We live on the East coast and have been deluged with constant rain for a week, and we are expecting more rain for another week. Fire seems impossible.
Yet, out west it is burning Hell’s fire of scorching temperatures and burning flames engulfing hundreds of homes and threatening towns. Can you imagine flames moving as a wall against you, some 200 feet high?
There are a number of factors that will impact on the rainy East Coast with this unbearable heat and disruption of thousands of now homeless people. We could start with the ranchers who are losing the grazing for their animals with subsequent non-availability of meat in the market place and what is available will be higher priced. Farmers with vast fields of vegetables, grapes, lettuce, cantaloupes etc. will dry up with the loss of water for irrigation. Probably the worst scenario is the drop in Water to Lake Mead, supplied from the non-existent snow packs of the last winter, resulting in the great Hoover Dam being not able to provide electricity to millions of people in the South Western states.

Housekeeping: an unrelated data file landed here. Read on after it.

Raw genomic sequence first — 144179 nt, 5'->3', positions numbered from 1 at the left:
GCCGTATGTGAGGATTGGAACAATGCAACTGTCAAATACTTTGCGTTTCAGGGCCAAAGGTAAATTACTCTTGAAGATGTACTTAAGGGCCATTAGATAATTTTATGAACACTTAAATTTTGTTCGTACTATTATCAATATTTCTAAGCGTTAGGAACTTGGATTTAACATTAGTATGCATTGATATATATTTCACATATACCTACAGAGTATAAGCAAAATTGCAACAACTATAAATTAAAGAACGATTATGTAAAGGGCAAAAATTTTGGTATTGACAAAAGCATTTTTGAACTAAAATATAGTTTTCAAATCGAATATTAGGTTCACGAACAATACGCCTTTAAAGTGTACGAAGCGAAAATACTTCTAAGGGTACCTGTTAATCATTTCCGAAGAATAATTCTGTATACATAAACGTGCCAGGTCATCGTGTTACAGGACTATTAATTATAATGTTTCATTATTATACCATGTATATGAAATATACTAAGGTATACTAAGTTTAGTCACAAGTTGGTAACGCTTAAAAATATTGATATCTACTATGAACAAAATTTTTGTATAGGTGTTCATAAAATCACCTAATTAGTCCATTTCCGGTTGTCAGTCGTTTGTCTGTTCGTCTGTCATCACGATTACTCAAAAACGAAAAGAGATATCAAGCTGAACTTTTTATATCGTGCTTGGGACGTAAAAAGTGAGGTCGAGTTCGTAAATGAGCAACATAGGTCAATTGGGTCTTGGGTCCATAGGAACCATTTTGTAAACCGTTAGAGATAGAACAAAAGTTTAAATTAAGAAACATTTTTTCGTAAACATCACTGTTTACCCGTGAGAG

Having lived out west decades ago, the west was intolerable. With out air conditioning-we had to sleep outside under the porch roof, gasping for cool air as the temperature hovered at 105 F at sunrise. Today, with climate change it is hovering at 120F and rising as summer takes hold in July, August, and September. What people do not understand is that each degree of temperature rise exponentially “boosts” real felt heat higher that what the thermometer says. I would surmise that the thermometer would reach 130F this summer in the desert regions of the western states.